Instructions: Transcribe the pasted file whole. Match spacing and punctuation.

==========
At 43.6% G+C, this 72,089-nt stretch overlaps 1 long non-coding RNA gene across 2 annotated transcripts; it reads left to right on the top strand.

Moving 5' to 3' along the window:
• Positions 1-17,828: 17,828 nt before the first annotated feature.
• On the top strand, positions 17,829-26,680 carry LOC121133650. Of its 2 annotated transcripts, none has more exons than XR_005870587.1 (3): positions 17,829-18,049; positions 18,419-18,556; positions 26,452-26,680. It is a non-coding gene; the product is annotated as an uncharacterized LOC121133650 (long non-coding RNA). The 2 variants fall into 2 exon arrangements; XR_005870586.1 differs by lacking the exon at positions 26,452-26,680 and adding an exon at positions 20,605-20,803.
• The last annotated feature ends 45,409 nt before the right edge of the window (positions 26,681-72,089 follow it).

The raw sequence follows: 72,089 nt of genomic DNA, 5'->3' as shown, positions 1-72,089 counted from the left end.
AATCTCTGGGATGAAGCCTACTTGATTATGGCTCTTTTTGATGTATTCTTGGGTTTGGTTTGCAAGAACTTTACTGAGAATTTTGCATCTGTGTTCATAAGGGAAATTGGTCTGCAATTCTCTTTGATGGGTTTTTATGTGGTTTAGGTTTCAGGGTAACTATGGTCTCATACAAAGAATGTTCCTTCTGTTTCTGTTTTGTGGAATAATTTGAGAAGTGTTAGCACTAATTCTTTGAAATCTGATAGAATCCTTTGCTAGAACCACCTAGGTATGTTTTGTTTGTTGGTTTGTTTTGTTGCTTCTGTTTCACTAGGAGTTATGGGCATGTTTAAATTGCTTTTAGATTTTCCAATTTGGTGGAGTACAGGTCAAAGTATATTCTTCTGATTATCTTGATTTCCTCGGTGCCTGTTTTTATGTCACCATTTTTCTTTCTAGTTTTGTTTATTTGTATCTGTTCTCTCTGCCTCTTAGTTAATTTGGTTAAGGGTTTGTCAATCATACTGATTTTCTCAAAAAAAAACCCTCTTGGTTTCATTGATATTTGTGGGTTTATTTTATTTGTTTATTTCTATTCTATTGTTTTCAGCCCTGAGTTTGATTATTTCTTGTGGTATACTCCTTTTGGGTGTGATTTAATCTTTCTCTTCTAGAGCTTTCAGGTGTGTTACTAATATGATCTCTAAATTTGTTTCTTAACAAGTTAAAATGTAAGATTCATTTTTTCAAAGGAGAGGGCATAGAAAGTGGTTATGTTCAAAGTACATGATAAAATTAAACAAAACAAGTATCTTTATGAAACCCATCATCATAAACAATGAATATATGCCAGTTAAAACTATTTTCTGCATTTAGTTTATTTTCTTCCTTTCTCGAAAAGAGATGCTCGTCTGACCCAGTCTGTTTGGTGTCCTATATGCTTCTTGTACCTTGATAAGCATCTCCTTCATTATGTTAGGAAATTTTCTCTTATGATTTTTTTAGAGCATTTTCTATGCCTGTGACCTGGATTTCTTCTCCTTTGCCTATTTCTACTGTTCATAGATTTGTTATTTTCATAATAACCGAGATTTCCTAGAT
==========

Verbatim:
At 43.6% G+C, this 72,089-nt stretch overlaps 1 long non-coding RNA gene across 2 annotated transcripts; it reads left to right on the top strand.

Moving 5' to 3' along the window:
• Positions 1-17,828: 17,828 nt before the first annotated feature.
• On the top strand, positions 17,829-26,680 carry LOC121133650. Of its 2 annotated transcripts, none has more exons than XR_005870587.1 (3): positions 17,829-18,049; positions 18,419-18,556; positions 26,452-26,680. It is a non-coding gene; the product is annotated as an uncharacterized LOC121133650 (long non-coding RNA). The 2 variants fall into 2 exon arrangements; XR_005870586.1 differs by lacking the exon at positions 26,452-26,680 and adding an exon at positions 20,605-20,803.
• The last annotated feature ends 45,409 nt before the right edge of the window (positions 26,681-72,089 follow it).

The raw sequence follows: 72,089 nt of genomic DNA, 5'->3' as shown, positions 1-72,089 counted from the left end.
AATCTCTGGGATGAAGCCTACTTGATTATGGCTCTTTTTGATGTATTCTTGGGTTTGGTTTGCAAGAACTTTACTGAGAATTTTGCATCTGTGTTCATAAGGGAAATTGGTCTGCAATTCTCTTTGATGGGTTTTTATGTGGTTTAGGTTTCAGGGTAACTATGGTCTCATACAAAGAATGTTCCTTCTGTTTCTGTTTTGTGGAATAATTTGAGAAGTGTTAGCACTAATTCTTTGAAATCTGATAGAATCCTTTGCTAGAACCACCTAGGTATGTTTTGTTTGTTGGTTTGTTTTGTTGCTTCTGTTTCACTAGGAGTTATGGGCATGTTTAAATTGCTTTTAGATTTTCCAATTTGGTGGAGTACAGGTCAAAGTATATTCTTCTGATTATCTTGATTTCCTCGGTGCCTGTTTTTATGTCACCATTTTTCTTTCTAGTTTTGTTTATTTGTATCTGTTCTCTCTGCCTCTTAGTTAATTTGGTTAAGGGTTTGTCAATCATACTGATTTTCTCAAAAAAAAACCCTCTTGGTTTCATTGATATTTGTGGGTTTATTTTATTTGTTTATTTCTATTCTATTGTTTTCAGCCCTGAGTTTGATTATTTCTTGTGGTATACTCCTTTTGGGTGTGATTTAATCTTTCTCTTCTAGAGCTTTCAGGTGTGTTACTAATATGATCTCTAAATTTGTTTCTTAACAAGTTAAAATGTAAGATTCATTTTTTCAAAGGAGAGGGCATAGAAAGTGGTTATGTTCAAAGTACATGATAAAATTAAACAAAACAAGTATCTTTATGAAACCCATCATCATAAACAATGAATATATGCCAGTTAAAACTATTTTCTGCATTTAGTTTATTTTCTTCCTTTCTCGAAAAGAGATGCTCGTCTGACCCAGTCTGTTTGGTGTCCTATATGCTTCTTGTACCTTGATAAGCATCTCCTTCATTATGTTAGGAAATTTTCTCTTATGATTTTTTTAGAGCATTTTCTATGCCTGTGACCTGGATTTCTTCTCCTTTGCCTATTTCTACTGTTCATAGATTTGTTATTTTCATAATAACCGAGATTTCCTAGAT